7. Morghoven

    Morghoven Member

    I can thoroughly recommend the Curnow Rhapsody as well, which I played for my Grade 7. Word of advice if you go for it is to make very sure you are in tune before you start, because the opening is unaccompanied. It is also a good test of bottle to start the exam with it... :eek:
  8. The Curnow Rhapsody for euph is a good choice, midnight euphonium is a good one to show off lyrical playing, although i find it a bit of a lip bender! As for studies, you can't usually go wrong with the arban
  9. Kiz7

    Kiz7 Member

    I would say Rhapsody for Euph from list A and the Vizzutti Funk from list C - the vizzutti book is great and the studies are memorable!

    All the best with the exam
  10. brassneck

    brassneck Active Member

    -what does your teacher recommend??? ... he/she would know more about your sound & playing style (as well as your strengths and weaknesses).
  11. lone_euph

    lone_euph New Member

    My teacher (jazz trombone and valve trombone) suggested the curnow or the midnight euph and said the introduction and allegro spiritoso is great piece but I'd struggle on the allegro section. He suggested against the moszkowski. For list c he said he wasnt sure what to suggest because he doesnt know them.

    I have a rich sound but struggle when it comes to fast passages (blur the notes). Strange intervals (eg. aug 4th etc) are fine.

    Thanks to everyone for the help! Have managed to locate an arban - will see it on Monday. I'll try get the Midnight Euph and hopefully persuade them for a discount if I get the Curnow as well (Got to get the 2 books which have the lip flex exercises in them).

    Thanks again.
  12. lone_euph

    lone_euph New Member

    Edit: Just checked and the Midnight Euph is _3.75 (_ means the pound sign - I dont have one on my keyboard) Any piece of music is worth getting at that price. :)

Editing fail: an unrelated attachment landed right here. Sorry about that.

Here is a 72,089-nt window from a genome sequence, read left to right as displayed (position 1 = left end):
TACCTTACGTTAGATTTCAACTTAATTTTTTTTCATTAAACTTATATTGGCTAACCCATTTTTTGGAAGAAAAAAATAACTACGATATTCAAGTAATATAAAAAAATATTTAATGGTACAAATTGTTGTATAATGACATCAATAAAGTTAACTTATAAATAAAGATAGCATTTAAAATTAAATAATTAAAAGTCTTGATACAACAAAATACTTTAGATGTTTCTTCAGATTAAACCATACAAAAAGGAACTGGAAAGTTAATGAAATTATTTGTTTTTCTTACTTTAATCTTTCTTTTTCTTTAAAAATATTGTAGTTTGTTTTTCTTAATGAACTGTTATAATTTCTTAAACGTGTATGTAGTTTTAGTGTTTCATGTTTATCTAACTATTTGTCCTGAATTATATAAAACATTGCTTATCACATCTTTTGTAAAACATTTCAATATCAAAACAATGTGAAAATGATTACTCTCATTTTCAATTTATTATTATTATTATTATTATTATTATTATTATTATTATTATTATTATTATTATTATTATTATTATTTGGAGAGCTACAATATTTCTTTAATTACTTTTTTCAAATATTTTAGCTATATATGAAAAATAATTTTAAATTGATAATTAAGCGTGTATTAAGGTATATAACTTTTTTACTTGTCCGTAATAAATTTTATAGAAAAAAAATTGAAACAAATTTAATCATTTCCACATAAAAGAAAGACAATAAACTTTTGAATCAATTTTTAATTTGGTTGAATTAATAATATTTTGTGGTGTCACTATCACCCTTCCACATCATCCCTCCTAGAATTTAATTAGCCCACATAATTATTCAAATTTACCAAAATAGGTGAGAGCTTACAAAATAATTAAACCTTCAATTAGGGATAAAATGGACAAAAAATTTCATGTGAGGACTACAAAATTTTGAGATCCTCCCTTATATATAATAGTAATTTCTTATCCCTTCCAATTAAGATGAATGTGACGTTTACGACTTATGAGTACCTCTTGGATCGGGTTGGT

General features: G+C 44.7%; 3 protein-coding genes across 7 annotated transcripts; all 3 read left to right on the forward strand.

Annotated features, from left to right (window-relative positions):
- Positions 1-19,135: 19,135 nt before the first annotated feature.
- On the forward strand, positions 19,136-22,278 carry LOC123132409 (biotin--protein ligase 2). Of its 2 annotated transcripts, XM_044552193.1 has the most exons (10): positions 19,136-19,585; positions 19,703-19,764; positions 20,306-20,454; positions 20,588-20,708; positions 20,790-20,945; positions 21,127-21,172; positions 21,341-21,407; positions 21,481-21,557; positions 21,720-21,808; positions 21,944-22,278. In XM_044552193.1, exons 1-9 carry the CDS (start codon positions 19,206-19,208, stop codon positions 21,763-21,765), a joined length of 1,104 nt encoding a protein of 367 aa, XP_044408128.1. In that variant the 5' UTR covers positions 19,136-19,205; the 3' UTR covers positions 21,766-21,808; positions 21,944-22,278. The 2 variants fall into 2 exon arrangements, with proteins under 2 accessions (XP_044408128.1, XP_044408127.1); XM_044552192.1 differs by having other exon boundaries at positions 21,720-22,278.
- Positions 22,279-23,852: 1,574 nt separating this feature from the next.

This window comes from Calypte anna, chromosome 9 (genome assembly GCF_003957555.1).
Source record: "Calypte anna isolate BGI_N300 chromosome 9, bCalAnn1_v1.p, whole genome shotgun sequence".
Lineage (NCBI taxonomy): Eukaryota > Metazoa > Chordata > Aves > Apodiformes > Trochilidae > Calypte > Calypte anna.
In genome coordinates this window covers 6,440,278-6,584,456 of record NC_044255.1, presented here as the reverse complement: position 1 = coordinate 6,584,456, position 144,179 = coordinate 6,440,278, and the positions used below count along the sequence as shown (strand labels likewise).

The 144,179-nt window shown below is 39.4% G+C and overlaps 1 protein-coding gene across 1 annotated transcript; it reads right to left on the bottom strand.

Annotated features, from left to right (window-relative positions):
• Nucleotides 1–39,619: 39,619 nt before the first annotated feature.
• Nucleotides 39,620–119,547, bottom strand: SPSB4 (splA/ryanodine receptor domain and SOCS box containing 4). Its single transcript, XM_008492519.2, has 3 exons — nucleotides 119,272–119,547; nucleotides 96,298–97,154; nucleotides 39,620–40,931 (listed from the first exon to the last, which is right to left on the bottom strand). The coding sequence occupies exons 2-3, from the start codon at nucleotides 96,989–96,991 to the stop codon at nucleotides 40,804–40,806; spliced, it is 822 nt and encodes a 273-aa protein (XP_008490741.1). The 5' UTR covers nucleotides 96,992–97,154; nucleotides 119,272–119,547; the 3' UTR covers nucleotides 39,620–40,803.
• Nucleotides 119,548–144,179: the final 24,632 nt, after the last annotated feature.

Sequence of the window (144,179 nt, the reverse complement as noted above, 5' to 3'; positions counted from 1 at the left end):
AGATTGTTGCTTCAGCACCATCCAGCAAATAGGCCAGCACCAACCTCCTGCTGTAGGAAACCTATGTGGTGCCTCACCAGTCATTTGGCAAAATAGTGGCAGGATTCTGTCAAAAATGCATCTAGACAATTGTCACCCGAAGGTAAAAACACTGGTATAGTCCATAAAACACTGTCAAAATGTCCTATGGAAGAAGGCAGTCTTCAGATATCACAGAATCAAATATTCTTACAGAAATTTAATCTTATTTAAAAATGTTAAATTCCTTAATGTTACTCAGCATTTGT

Sorry for double post - Just missed the Edit time
    Last edited: Apr 28, 2007
  13. Jay

    Jay Member

    I would advise sticking to abrsm. I've been teaching used the Trinity syllabus for four years, since I was 14, and although Trinity used to be very good, its just changed to Trinity Guildhall. Guildhall is THE worst exam board to use and now it's joined with Trinity the pieces are far less interesting, pieces from lower grades have been moved onto higher grades and the aural work has been dumbed down INCREDIBLY.

    If you want the easy option then by all means switch to Trinity Guildhall. But because of this most people I know prefer ABRSM - if someone says to me they have a grade 8 ABRSM I'm always more impressed than if they have grade 8 Trinity Guildhall.
  14. Kiz7

    Kiz7 Member

    I'd have to disagree with you I'm afraid Jay. There is no way that Trinity Guildhall is easier than ABRSM when a large number of the pieces on the TG syllabus are on the ABRSM syllabus but a grade lower (TG is a grade lower than ABRSM that is). For example, trumpet/cornet G6 TG Dance Macabre by Gregson = G7 on ABRSM lists, trombone G6 TG Dances with Bears by Jim Parker, Fantasy for trombone by James Curnow and Prelude by in Ab Major by Bach all = G7 ABRSM. Surely, then that means that in fact, the pieces, if nothing else are actually HARDER for TG than ABRSM and that they aren't that dull/boring/awful/unpopular etc as they are already on the ABRSM lists!

    I also wouldn't say that the aural test have been dumbed down - they are just more focused on the musician than ABRSM. Good to remember too that TG do seem to appreciate the requirements of being a brass player - they have a lip fliexibility exercise as part of the compulsorary technical work, unlike ABRSM.

    I teach both boards to my students and have been surprised at the number of students who have elected to do TG as they find them far more appealing than ABRSM.

    Finally, both boards carry university entry points for the higher grades and a quick look at the marks awarded for each board/grade will tell you that the QCA regard them equally.

    Anyway, to go back to the original post, £3.75 for Midnight Euph sounds to good to resist! Go for it.
  15. Dave Euph

    Dave Euph Member

    A little digression here, but what has actually changed from the old Guildhall exams now that they're Trinity Guildhall? I did all my grades on Guildhall, but as a teacher I use ABRSM. I have found the main difference between them is that Guildhall use lip flexibilities, and that some of the pieces on their syllabus are graded lower than ABRSM. This would of course make people assume that ABRSM is easier, but Guildhall had lower pass marks.

    So overall I'd rate them them the same. But I've never had a clue about Trinity, whence why it intrigues me.